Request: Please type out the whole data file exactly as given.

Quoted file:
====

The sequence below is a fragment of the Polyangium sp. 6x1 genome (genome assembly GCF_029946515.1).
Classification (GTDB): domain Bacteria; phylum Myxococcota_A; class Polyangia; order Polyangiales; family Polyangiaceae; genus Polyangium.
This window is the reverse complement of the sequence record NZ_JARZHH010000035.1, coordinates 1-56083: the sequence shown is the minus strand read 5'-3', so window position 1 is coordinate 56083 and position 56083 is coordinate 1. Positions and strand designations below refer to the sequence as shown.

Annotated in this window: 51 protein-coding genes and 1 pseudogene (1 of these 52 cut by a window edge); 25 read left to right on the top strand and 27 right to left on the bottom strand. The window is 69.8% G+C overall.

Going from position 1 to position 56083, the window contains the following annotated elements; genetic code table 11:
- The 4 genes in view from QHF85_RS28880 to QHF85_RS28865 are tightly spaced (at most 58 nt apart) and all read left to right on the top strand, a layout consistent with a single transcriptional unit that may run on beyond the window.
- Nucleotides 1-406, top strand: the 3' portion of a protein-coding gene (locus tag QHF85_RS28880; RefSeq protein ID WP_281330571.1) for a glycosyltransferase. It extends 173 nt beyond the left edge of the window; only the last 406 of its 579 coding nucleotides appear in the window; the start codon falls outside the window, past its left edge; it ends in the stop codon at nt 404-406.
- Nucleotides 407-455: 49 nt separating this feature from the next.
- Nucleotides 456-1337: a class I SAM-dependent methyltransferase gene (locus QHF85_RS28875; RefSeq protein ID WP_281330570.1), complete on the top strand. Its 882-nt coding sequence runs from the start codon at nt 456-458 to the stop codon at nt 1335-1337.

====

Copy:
The sequence below is a fragment of the Polyangium sp. 6x1 genome (genome assembly GCF_029946515.1).
Classification (GTDB): domain Bacteria; phylum Myxococcota_A; class Polyangia; order Polyangiales; family Polyangiaceae; genus Polyangium.
This window is the reverse complement of the sequence record NZ_JARZHH010000035.1, coordinates 1-56083: the sequence shown is the minus strand read 5'-3', so window position 1 is coordinate 56083 and position 56083 is coordinate 1. Positions and strand designations below refer to the sequence as shown.

Annotated in this window: 51 protein-coding genes and 1 pseudogene (1 of these 52 cut by a window edge); 25 read left to right on the top strand and 27 right to left on the bottom strand. The window is 69.8% G+C overall.

Going from position 1 to position 56083, the window contains the following annotated elements; genetic code table 11:
- The 4 genes in view from QHF85_RS28880 to QHF85_RS28865 are tightly spaced (at most 58 nt apart) and all read left to right on the top strand, a layout consistent with a single transcriptional unit that may run on beyond the window.
- Nucleotides 1-406, top strand: the 3' portion of a protein-coding gene (locus tag QHF85_RS28880; RefSeq protein ID WP_281330571.1) for a glycosyltransferase. It extends 173 nt beyond the left edge of the window; only the last 406 of its 579 coding nucleotides appear in the window; the start codon falls outside the window, past its left edge; it ends in the stop codon at nt 404-406.
- Nucleotides 407-455: 49 nt separating this feature from the next.
- Nucleotides 456-1337: a class I SAM-dependent methyltransferase gene (locus QHF85_RS28875; RefSeq protein ID WP_281330570.1), complete on the top strand. Its 882-nt coding sequence runs from the start codon at nt 456-458 to the stop codon at nt 1335-1337.